OTM 7: How to become a competent food safety professional


Becoming a 'competent' food safety professional is the next level above advanced beginner in building your career in food safety and quality. At this level your role and responsibilities increase as your experience and confidence builds.

Welcome to Episode 7 of Off the Menu.  Tune in, or read the adapted podcast transcription, to find out more on what the ‘Competency’ level means in terms of knowledge, skills, attributes, and work experience.

Episode 7 Highlights

Adapted Podcast Transcription

Here is a transcript of what we spoke about in this episode.  Both Pete and I have a lot of fun talking together so if there is anything in the transcript that doesn't make sense, listening to the actual podcast may put the words into context. Remember, don't take life too seriously.....and have a laugh 🙂

Click to Read

Amanda:  If you’re new to Off The Menu, we're in episode seven now where in this particular series we're looking at how to progress your career in the food industry. We’ve really been focusing on what skills you need at each level, what experience is expected, what knowledge you should have to be at this particular level, and also the personal attributes that allow you to be at this level as well.

Peter:  We also talk about how your work experience demonstrates your ability to apply the knowledge you have learned by using your skills, and how your attributes help you progress into roles of more complexity, more authority and more responsibility.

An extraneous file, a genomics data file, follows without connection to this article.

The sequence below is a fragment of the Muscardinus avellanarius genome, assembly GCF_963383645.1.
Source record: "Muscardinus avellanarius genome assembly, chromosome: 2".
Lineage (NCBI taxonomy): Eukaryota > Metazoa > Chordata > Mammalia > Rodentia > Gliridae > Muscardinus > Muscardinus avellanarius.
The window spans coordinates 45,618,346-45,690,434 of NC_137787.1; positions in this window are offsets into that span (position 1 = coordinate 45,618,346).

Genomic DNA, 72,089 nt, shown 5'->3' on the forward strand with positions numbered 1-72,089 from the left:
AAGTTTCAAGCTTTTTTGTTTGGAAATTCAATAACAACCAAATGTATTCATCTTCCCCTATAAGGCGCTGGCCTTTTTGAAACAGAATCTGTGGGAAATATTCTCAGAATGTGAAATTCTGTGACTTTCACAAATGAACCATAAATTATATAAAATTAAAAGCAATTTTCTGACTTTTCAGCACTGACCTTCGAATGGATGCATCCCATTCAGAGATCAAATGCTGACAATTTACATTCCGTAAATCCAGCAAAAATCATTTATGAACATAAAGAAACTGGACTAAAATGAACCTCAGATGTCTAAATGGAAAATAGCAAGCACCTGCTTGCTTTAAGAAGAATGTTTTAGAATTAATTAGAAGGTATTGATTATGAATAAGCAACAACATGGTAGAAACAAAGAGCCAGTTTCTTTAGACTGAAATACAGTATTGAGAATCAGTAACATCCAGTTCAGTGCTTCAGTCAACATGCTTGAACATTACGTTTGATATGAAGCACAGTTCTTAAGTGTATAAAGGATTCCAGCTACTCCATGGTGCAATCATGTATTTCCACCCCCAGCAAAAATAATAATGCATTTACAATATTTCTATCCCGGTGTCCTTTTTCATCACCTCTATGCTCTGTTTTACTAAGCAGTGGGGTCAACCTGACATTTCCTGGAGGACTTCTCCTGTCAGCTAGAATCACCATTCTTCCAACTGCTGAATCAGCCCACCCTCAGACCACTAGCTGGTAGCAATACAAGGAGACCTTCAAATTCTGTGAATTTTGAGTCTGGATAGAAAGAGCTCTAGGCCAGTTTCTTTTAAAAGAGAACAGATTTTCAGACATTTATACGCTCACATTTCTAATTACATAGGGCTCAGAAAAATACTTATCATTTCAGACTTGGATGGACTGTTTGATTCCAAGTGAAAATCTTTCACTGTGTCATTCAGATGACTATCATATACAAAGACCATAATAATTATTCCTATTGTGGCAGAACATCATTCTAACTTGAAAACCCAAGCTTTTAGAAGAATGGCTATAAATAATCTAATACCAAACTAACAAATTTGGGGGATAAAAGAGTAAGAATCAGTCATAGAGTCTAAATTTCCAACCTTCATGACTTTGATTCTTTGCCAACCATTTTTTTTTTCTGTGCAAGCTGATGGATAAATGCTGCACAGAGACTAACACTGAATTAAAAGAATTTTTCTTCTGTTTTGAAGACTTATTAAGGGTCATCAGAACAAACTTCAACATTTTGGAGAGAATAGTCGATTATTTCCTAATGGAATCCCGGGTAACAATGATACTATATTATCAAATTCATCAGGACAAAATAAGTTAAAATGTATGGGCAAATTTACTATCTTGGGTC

Amanda:  In this episode we’re now onto the level of ‘competent’. What does it take to be a competent food safety professional? Peter, can you explain to our listeners what this level of ‘competent’ means?

Peter:  Absolutely. Well, to use the words of Snoop Dog, you know your shizzle at this point in time. You've actually attained a sound working level of knowledge and skills for the food industry.

Amanda:  Okay. We're expecting this to be around about the three-year experience mark.

How many years does it take to reach the ‘competent’ level?

Peter:  I think you're at the five-year mark, maybe three to five years would be about right, three to five years in this role, depending on how complex the role is that you're working in.

Amanda:  Obviously the industry that you're in as well, if you'd be moving around to different ones. So it doesn't mean that just because you'd been working for five years, that's not what we're saying.

Peter:  No, no. It's five years of relevant experience. Absolutely. The food industry. In the food industry and perhaps within a role within the food industry as well. It's all one thing to be an icing fondant shoveler five years ago or now.

Amanda:  Go back to episode five to learn about Peter's illustrious career and shovelling icing mix.

Roles and Responsibilities

Peter:  After three to five years of experience, you've probably migrated into roles such as being on the internal audit team. You might be part of the team that develops the food safety systems, or you might even be holding down some sort of regulatory role in the organization.

Amanda:  Being on the HACCP team, that's probably a classic one around the food safety. I think also definitely the internal audit team. You may not be the audit team leader, but you're definitely on the team auditing different sections within your actual business. There's some of the job roles that you might be doing from a food safety perspective. But I think also you could be a supervisor on a production line.

Peter:  Oh absolutely. You can be a supervisor of a team with varying levels of responsibility. But more importantly now you've got authority, which means you're able to make decisions, solve problems, and deviate from normal process under good cause.